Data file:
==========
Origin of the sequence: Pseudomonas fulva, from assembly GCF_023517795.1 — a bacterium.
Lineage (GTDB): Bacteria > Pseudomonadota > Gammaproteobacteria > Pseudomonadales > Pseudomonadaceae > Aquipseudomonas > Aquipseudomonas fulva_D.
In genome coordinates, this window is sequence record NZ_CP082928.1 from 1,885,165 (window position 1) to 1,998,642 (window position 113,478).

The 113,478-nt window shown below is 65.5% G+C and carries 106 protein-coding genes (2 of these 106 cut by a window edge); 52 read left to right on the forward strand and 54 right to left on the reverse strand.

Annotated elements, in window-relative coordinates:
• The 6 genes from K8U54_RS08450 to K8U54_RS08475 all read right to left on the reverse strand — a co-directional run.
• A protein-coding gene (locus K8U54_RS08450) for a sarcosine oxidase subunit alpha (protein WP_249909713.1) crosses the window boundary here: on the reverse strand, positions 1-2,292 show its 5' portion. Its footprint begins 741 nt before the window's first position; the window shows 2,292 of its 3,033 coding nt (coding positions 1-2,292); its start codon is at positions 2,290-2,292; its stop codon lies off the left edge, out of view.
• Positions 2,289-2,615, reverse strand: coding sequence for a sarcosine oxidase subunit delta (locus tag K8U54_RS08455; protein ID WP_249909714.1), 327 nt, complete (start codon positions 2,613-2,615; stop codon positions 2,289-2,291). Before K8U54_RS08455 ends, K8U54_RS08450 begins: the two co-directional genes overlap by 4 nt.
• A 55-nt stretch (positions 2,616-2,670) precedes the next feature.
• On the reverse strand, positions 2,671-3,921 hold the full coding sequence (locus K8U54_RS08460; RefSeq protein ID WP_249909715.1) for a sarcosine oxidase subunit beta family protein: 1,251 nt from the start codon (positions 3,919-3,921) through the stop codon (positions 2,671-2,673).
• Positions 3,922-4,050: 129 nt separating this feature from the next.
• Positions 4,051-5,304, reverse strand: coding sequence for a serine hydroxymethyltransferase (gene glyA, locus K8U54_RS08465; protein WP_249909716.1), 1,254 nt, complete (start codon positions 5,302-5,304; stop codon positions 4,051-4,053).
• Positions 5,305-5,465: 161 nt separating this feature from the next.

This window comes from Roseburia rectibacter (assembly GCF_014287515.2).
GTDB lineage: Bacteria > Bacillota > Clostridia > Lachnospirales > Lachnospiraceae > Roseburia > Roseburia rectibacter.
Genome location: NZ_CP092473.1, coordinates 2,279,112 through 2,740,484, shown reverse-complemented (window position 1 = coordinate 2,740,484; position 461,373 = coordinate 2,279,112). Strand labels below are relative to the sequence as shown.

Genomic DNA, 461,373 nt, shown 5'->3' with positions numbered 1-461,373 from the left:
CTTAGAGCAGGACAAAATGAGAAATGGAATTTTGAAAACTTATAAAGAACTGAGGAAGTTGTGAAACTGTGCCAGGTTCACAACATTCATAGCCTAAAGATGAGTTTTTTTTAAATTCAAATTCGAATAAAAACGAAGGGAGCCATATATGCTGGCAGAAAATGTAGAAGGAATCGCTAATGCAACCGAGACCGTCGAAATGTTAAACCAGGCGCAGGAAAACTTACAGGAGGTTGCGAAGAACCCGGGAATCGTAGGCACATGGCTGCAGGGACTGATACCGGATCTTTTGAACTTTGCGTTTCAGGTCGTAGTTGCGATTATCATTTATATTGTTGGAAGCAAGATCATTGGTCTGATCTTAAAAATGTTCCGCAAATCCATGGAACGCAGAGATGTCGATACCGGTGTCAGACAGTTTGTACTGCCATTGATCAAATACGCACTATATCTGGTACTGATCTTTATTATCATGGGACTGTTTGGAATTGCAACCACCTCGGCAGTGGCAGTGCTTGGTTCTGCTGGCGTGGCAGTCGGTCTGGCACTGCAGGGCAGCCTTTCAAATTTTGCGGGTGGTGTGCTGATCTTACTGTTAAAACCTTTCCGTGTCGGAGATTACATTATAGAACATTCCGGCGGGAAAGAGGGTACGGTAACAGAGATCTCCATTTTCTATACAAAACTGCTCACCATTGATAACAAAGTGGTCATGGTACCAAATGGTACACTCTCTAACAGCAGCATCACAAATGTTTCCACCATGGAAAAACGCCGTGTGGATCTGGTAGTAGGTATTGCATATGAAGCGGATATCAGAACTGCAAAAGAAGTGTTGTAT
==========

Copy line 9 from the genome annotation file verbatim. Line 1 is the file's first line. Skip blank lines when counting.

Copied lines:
• A 55-nt stretch (positions 2,616-2,670) precedes the next feature.